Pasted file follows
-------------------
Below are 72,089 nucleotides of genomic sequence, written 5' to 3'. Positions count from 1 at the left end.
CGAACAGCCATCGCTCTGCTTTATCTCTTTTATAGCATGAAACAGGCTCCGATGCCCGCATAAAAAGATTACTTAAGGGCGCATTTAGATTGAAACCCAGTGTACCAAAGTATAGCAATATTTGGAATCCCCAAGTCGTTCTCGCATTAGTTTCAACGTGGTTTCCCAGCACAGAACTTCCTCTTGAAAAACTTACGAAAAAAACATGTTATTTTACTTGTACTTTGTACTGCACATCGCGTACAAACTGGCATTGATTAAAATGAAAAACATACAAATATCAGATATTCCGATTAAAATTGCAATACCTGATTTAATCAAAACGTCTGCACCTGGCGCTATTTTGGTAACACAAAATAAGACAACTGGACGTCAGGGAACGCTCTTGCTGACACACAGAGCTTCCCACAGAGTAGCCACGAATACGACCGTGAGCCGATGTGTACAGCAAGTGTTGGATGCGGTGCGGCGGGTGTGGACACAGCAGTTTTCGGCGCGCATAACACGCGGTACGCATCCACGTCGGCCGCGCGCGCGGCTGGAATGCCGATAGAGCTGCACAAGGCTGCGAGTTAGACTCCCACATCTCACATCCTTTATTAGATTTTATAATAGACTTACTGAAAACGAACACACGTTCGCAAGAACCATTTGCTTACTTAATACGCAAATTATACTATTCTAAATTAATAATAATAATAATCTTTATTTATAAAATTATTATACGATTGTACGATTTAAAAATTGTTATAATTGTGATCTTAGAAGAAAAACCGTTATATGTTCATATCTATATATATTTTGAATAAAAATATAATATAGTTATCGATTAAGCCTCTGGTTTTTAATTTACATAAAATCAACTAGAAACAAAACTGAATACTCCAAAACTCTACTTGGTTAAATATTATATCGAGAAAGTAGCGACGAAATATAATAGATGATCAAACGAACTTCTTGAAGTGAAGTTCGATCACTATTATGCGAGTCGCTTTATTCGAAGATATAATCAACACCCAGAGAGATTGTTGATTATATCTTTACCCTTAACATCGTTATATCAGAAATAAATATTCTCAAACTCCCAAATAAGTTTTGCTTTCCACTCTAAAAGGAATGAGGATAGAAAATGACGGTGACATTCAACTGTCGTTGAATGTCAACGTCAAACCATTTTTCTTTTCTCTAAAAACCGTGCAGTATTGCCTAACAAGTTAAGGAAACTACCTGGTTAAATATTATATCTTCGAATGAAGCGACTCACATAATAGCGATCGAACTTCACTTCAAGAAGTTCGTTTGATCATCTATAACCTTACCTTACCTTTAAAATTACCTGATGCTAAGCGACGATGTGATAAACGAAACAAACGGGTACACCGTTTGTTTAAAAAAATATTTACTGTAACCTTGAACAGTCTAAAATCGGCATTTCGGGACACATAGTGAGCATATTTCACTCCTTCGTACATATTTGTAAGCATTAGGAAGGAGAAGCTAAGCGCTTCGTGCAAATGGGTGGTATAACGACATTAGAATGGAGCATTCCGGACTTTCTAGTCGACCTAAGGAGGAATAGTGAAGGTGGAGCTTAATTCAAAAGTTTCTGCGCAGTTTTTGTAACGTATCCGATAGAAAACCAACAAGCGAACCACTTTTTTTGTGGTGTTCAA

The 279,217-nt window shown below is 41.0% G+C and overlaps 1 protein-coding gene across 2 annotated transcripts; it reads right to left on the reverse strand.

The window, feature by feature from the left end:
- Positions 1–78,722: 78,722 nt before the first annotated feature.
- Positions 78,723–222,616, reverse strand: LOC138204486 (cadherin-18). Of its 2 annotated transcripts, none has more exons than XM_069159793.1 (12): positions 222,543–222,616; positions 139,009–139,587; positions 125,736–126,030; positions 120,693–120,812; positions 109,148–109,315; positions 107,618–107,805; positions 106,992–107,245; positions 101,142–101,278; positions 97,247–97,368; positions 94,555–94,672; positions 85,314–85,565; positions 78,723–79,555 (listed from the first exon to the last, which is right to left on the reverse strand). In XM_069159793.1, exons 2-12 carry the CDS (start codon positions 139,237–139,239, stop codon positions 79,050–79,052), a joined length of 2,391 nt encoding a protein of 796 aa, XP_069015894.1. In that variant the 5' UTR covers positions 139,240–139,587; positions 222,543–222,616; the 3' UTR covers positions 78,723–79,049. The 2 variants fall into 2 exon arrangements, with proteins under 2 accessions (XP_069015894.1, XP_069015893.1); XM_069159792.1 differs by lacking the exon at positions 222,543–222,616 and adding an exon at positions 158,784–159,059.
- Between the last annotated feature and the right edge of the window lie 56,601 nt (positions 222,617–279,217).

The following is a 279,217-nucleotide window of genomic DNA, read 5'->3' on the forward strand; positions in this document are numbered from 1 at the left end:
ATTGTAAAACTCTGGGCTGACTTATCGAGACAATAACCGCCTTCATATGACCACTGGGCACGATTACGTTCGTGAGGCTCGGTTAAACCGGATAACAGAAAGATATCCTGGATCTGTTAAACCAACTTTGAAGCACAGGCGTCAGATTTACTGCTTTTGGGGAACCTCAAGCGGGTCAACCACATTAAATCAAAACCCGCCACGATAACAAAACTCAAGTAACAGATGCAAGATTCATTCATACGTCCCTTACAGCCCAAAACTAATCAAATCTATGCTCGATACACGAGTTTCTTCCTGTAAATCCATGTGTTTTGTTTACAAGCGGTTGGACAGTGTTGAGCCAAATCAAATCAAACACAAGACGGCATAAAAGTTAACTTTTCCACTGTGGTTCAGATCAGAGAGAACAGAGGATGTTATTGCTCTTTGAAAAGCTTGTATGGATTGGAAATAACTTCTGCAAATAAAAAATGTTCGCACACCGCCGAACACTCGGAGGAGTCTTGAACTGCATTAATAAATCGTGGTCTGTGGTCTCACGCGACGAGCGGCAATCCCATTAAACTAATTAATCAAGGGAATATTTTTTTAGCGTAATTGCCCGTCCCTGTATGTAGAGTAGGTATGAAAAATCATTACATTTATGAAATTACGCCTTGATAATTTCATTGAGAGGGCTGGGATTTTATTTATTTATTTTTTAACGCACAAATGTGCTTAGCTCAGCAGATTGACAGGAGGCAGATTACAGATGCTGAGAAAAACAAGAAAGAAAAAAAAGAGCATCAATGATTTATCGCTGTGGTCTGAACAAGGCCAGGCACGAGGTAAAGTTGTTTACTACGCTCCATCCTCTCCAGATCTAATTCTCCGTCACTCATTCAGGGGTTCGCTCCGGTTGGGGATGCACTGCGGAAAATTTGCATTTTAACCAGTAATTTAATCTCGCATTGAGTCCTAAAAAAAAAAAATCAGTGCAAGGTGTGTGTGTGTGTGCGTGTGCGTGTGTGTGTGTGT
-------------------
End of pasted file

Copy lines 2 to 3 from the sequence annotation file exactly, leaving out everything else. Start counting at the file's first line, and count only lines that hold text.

CGAACAGCCATCGCTCTGCTTTATCTCTTTTATAGCATGAAACAGGCTCCGATGCCCGCATAAAAAGATTACTTAAGGGCGCATTTAGATTGAAACCCAGTGTACCAAAGTATAGCAATATTTGGAATCCCCAAGTCGTTCTCGCATTAGTTTCAACGTGGTTTCCCAGCACAGAACTTCCTCTTGAAAAACTTACGAAAAAAACATGTTATTTTACTTGTACTTTGTACTGCACATCGCGTACAAACTGGCATTGATTAAAATGAAAAACATACAAATATCAGATATTCCGATTAAAATTGCAATACCTGATTTAATCAAAACGTCTGCACCTGGCGCTATTTTGGTAACACAAAATAAGACAACTGGACGTCAGGGAACGCTCTTGCTGACACACAGAGCTTCCCACAGAGTAGCCACGAATACGACCGTGAGCCGATGTGTACAGCAAGTGTTGGATGCGGTGCGGCGGGTGTGGACACAGCAGTTTTCGGCGCGCATAACACGCGGTACGCATCCACGTCGGCCGCGCGCGCGGCTGGAATGCCGATAGAGCTGCACAAGGCTGCGAGTTAGACTCCCACATCTCACATCCTTTATTAGATTTTATAATAGACTTACTGAAAACGAACACACGTTCGCAAGAACCATTTGCTTACTTAATACGCAAATTATACTATTCTAAATTAATAATAATAATAATCTTTATTTATAAAATTATTATACGATTGTACGATTTAAAAATTGTTATAATTGTGATCTTAGAAGAAAAACCGTTATATGTTCATATCTATATATATTTTGAATAAAAATATAATATAGTTATCGATTAAGCCTCTGGTTTTTAATTTACATAAAATCAACTAGAAACAAAACTGAATACTCCAAAACTCTACTTGGTTAAATATTATATCGAGAAAGTAGCGACGAAATATAATAGATGATCAAACGAACTTCTTGAAGTGAAGTTCGATCACTATTATGCGAGTCGCTTTATTCGAAGATATAATCAACACCCAGAGAGATTGTTGATTATATCTTTACCCTTAACATCGTTATATCAGAAATAAATATTCTCAAACTCCCAAATAAGTTTTGCTTTCCACTCTAAAAGGAATGAGGATAGAAAATGACGGTGACATTCAACTGTCGTTGAATGTCAACGTCAAACCATTTTTCTTTTCTCTAAAAACCGTGCAGTATTGCCTAACAAGTTAAGGAAACTACCTGGTTAAATATTATATCTTCGAATGAAGCGACTCACATAATAGCGATCGAACTTCACTTCAAGAAGTTCGTTTGATCATCTATAACCTTACCTTACCTTTAAAATTACCTGATGCTAAGCGACGATGTGATAAACGAAACAAACGGGTACACCGTTTGTTTAAAAAAATATTTACTGTAACCTTGAACAGTCTAAAATCGGCATTTCGGGACACATAGTGAGCATATTTCACTCCTTCGTACATATTTGTAAGCATTAGGAAGGAGAAGCTAAGCGCTTCGTGCAAATGGGTGGTATAACGACATTAGAATGGAGCATTCCGGACTTTCTAGTCGACCTAAGGAGGAATAGTGAAGGTGGAGCTTAATTCAAAAGTTTCTGCGCAGTTTTTGTAACGTATCCGATAGAAAACCAACAAGCGAACCACTTTTTTTGTGGTGTTCAA

The 279,217-nt window shown below is 41.0% G+C and overlaps 1 protein-coding gene across 2 annotated transcripts; it reads right to left on the reverse strand.